According to this shocking physician's article - since that time several years ago, the chemicals in Roundup have been found to cause cell death within 24 hrs of exposure, as well as genetic damage. What's worse than that? The surfacant that is mixed with the chemicals is actually even more dangerous than the chemical itself. Put the two together and it's a double whammy. The active ingredient in Roundup - glyphosate - is the most commonly-reported cause of 'pesticide illness' among landscape maintenance workers in California. Residues from this chemical cocktail are apparently found in many of the foods we are eating, as well as the food the animals we consume are eating. Remember, you are what you eat.

So that leaves me wondering about the legacy of my 'chemical baths', and the 'baths' my children took with me. I am very sensitive to chemicals - I didn't start out like that. We have many similar illnesses. Granted many of those can be explained by a possible genetic connection. But if this stuff changes DNA and kills cells, that can't be good. I sit here 4 years or so into chronic bronchitis that has continued to worsen and I can't help but think about the fog I breathed into my sensitive tissues. Did it harm me? How will I know? In the past I have figured that what's done is done and can't be changed, and I've ignored it. But that was when I was assured the stuff was 100% harmless. Now I know differently.

Have you ever been exposed to toxic chemicals in a strange manner like this? What chemicals were they? What was the outcome? Do you experience lasting effects from the exposure?
Comment by Winnyninnypoopoo on December 5, 2010 at 12:52am
I grew up in a "modern" family farm in Northwest Missouri. Rather than listing what I have been exposed to, it is probably easier to list what I haven't been exposed to. Many of these chemicals never leave your body. I am supersensitive to pesticides so avoid using them at all costs.

My father used to spray parathion (a nerve agent used as a pesticide) on a tractor with no protection. He said there weren't any warnings back in the 1950's and 1960's about skin absorbtion or side effects. My younger brother and I laugh because we can tell by how we react what kind of pesitcide is being sprayed - kind of like wine tasters but ickier. Can't do much about it once you have been exposed.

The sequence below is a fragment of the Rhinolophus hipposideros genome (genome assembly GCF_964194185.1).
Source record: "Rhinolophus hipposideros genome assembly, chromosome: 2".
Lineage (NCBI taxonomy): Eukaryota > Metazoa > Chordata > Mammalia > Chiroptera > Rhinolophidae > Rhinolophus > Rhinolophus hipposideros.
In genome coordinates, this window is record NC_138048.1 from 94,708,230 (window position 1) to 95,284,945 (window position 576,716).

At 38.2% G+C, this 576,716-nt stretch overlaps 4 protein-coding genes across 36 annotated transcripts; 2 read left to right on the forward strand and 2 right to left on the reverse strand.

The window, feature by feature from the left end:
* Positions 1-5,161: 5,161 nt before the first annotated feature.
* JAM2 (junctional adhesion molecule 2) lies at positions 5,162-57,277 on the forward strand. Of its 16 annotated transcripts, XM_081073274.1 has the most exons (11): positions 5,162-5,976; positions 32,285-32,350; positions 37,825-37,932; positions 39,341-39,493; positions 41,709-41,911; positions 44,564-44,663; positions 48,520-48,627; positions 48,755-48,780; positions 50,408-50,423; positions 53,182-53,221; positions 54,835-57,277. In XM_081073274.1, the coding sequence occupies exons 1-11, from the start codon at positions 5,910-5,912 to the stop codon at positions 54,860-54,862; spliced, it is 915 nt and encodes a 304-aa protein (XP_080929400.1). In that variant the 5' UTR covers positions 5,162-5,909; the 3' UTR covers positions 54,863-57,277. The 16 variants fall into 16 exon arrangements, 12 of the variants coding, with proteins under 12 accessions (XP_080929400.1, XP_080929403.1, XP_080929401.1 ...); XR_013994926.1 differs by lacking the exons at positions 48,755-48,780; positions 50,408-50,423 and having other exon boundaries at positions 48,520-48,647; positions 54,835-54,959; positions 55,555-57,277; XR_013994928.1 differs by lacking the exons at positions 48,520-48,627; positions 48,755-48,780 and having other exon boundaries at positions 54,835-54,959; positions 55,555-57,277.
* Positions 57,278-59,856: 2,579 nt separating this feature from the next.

Of my father's generation of farmers, a great many are dead of cancer (my father at 58), How much of that is due to chemical exposure would be conjecture, but I am sure it did not help.
Comment by Ellen S on December 5, 2010 at 3:23am
This was in the 90's - recent enough they should have known better (frustration talking). To make it worse, we all showered in nice hot water to get clean. Oy, if I'd only known then what I know now. Opening up our pores with the heat to let all that ickiness right in. Sheesh.

That's scary you can tell by your reaction what you've been exposed to. *Yikes!* Has anybody ever mentioned if any of that could have causee neurological damage and any of your Migraine or HC issues??

My farming family was pretty lucky I guess. They were up in Minnesota and not a lot of pesticides etc were used there - not in his fields anyway. It got to be a popular teenaged job to ride the tractor and spot shoot weeds with herbicide. It sounded like a great job at the time, but now I shudder at that too. Kids and pesticide, what a combination!

I wonder what we'll be thinking of in 10 or 15 years and saying "Sheesh - how crazy" to??!
Comment by Winnyninnypoopoo on December 5, 2010 at 6:49pm
Think the migraines are inherited and the HC came on after having anaphylaxis under anesthesia - came out of the anesthesia with it.

I do think it might be some of the underlying problem with autoimmune and allergy issues!
Comment by Ellen S on December 7, 2010 at 12:18pm
Just curious, do you keep an 02 sat machine around to check your daily saturation levels? Even when my thyroid was totally off-kilter (pulse 28, BP in the range of a dead person) my sats were still good. It was one way to at least rule out one trigger for the chronic Migraines though. I understand there might be damage from prolonged hypoxia that might be at the root then, right??